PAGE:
URBAN DEVELOPMENT: Proposals to create five-a-side football pitches in Dublin’s inner city green spaces are being resisted by the City Council, writes FRANK MCDONALD
HE GREAT Victor Griffin, when he was dean of St Patrick’s Cathedral in Dublin, often used to complain that there was hardly anywhere in or around the Liberties for kids to kick a ball. Or, indeed, adults – despite the availability of a significant public park right next to the cathedral.
I mentioned the former dean and his complaint while giving a walking tour based on my book The Destruction of Dublin during Open House Weekend last October. Husband-and-wife architects Douglas Carson and Rosaleen Crushell were so struck by it that they decided to see if it was possible to slot five-a-side pitches into St Patrick’s Park.
Within days, they had drawn up plans both for that prettified municipal park and also for Croppies’ Acre, in front of the National Museum at Collins Barracks, a potentially useful green space not generally used by the public – it contains only a stone circle and slabs commemorating some 300 rebels executed in 1798, reputedly on the site of their mass grave.
St Patrick’s Park dates from 1904, when it was laid out by the Iveagh Trust as an integral part of the superb redevelopment of this part of Dublin, overlooked by the Edwardian Baroque Bull Alley School. Its enlightened slum-clearance programme also provided apartments, shops, a hostel and public baths (now the Iveagh Fitness Club).
The park was taken over by Dublin Corporation in 1920 and is one of the city’s most highly maintained parks. Bounded by Bride Street, Bull Alley Street and Patrick Street, its use is varied “with tourists enjoying the floral schemes and children of younger age bracket using the now quite dated playground”, as Carson and Crushell noted.
“As it is only open during daylight hours and limited in the variety of uses it supports, it appears incongruent with its inner city surroundings dense with people of all ages and social brackets, desperately needful for some leisure activity besides the pub,” they say. There are several local pubs for those over 18, but nothing for younger teens.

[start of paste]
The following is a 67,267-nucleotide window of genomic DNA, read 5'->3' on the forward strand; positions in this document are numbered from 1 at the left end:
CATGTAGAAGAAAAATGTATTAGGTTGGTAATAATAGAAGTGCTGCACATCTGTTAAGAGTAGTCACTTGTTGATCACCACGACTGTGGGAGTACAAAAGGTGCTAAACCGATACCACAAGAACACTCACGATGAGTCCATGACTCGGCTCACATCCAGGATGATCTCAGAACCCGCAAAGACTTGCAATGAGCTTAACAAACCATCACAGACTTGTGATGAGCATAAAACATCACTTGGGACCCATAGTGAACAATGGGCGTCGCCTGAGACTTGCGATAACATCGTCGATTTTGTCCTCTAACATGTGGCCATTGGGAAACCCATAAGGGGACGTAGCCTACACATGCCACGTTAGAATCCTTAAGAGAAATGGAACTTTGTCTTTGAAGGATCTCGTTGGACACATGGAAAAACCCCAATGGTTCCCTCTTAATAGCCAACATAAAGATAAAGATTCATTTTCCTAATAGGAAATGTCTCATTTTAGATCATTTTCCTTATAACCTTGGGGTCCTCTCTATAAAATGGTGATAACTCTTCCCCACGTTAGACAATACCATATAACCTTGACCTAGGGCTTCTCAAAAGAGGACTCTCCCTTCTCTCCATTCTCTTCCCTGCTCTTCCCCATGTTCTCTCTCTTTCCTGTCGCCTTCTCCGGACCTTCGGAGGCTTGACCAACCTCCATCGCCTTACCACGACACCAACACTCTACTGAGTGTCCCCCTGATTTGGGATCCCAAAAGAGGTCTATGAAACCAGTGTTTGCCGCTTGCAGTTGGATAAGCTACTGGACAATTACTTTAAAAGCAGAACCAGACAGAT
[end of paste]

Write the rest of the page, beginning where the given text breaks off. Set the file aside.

“ In The Death and Life of Great American Cities (1961), the acclaimed writer and activist Jane Jacobs noted that ‘for neighbourhood parks, the finest centres are stage settings for people. City parks are not abstractions, or automatic repositories of virtue or uplift . . . they mean nothing divorced from their practical tangible uses.’ ”
The truth of Jacobs’s view is borne out by Croppies’ Acre where, as Carson and Crushell write, it has “evolved into a typical ‘Skid Row’ city park as a place predominantly used for illicit drug-taking. This unintended use should have been predicted when it was opened by Bertie Ahern in 2000, at a cost of €445,000.”
Most of the site was part of the historic floodplain of the river Liffey; one of the adjacent streets, now absorbed by the Ellis Court development, was called Flood Street. After the Liffey quays were laid out, it became an esplanade in front of the Royal (now Collins) Barracks and was probably used then as a recreational area.
“Its redesign in the late 1990s did not address the contemporary needs of the area nor did it foresee the incredible residential development of the surrounding area, now poorly served by any ‘practical parks’ or leisure spaces,” say Carson and Crushell. Although, it must be acknowledged that Phoenix Park is just up the road.
“There is a significant dearth of purposeful play areas immediately surrounding Croppies’ Acre and St Patrick’s Park for toddlers, teenagers and adults alike,” they conclude. “And both locations, surrounded by a sufficient density of homes and variety of uses, are ideal locations to support proposals for active recreational spaces.” To reactivate both parks to serve the community, they propose laying down a series of low-maintenance, all-weather, multi-use game areas or “mugas”, as they’re known in the recreation sector. Thus, four international-sized five-a-side football pitches could be slotted into Croppies’ Acre without interfering in any way with the 1798 memorial.